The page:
Rhyl, North Wales, The Long Lost Derbyshire Miners’ Welfare Holiday Camp!

This looked a lovely place, Just like Rhyl once did until the Council Destroyed it. This great article came from Rhyl Life by Colin Jones see....



In response to readers’ requests for pictures of Derbyshire Miners’ Welfare Holiday Centre, Marsh Road, here are a couple of postcards from 1960s. The paddling pool card was sent to a lady in Holbrooks, Coventry, saying that the senders were having a pleasant time with fair weather, plenty of food and good companions.

The colour photo shows a sign you would find today on a corner of Marsh Road and Chatsworth Road leading to an estate that Wales & West Housing Association built where Derbyshire Miners’ used to be. Down there in addition to Chatsworth Road are Thornton Close, Sudbury Close, Haddon Close and Buxton Court.


THU 4th FEB 2010 UPDATE: Thanks to Andy Lindley of Ashby-de-la-Zouch for sending the following comments:
"I am originally from Derbyshire and used to holiday in Rhyl at the Miners' Camp in the early 1970s. I would have been around 7 or 8 and my brother two years younger; we went about three times. I remember eating in the big canteen and when a waitress dropped something everybody cheered. There always seemed to be pea soup for starters – not good for kids who don't like vegetables! The pool always seemed cold so I can't understand why all you locals kept climbing over the back fence to use it."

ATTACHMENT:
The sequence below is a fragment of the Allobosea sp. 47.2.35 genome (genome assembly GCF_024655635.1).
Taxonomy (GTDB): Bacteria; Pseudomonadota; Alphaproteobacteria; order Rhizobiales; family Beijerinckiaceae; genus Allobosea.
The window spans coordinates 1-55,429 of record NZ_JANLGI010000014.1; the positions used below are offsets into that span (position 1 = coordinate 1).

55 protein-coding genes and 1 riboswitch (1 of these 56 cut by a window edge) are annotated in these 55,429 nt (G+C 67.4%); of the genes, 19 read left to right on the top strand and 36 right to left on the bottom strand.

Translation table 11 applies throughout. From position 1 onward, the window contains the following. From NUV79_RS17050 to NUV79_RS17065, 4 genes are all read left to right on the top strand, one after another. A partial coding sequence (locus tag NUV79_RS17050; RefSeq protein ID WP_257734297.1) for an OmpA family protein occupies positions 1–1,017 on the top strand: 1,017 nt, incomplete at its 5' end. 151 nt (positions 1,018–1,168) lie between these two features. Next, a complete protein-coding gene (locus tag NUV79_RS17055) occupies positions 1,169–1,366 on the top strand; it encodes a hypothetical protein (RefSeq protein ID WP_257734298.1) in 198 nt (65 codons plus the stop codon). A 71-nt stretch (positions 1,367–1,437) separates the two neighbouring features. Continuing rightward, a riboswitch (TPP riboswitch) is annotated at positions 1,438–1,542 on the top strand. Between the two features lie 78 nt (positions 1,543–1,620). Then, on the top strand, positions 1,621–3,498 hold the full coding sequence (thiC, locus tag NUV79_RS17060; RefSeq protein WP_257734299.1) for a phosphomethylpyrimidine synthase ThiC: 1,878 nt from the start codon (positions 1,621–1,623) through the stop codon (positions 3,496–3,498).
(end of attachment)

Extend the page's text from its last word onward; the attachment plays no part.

MON 30th MAR 2015 UPDATE: Found for sale on Internet, the badge below indicates that at some point the camp was named The Derbyshire Holiday Centre . . .

. . . and in this postcard, which is unused and undated, the camp is called Derbyshire Miners' Holiday Centre.

WED 17th JAN 2018 UPDATE: It's Derbyshire Miners' Holiday Centre again on these two cards postmarked 1975.

The Derbyshire Miners' Holiday Camp at Skegness, on the east coast of England, was opened in May 1939, to provide an annual holiday for Derbyshire coal miners and their families. It was seen as a pioneering venture and was part of a broad range of welfare benefits provided by a national Miners' Welfare Scheme established in the 1920s. 
The camp enabled miners and their families to have a week's holiday by the sea, many for the first time. 
Its creation owed much to the campaigning work of the trades union, the Derbyshire Miners' Association and, in particular, to the inspiration of Henry Hicken, one of the Derbyshire Miners' leaders. 
The Skegness camp finally closed in the late 1990s, coinciding with the demise of the British coal mining industry and the continued growth in the availability of affordable holidays in Spain and elsewhere. 
A similar, but smaller, camp for Derbyshire miners and their families was opened after the Second World War, in Rhyl, on the north coast of Wales From Wiki at https://en.wikipedia.org/wiki/The_Derbyshire_Miners%27_Holiday_Camp#:~:text=It%20was%20seen%20as%20a,many%20for%20the%20first%20time.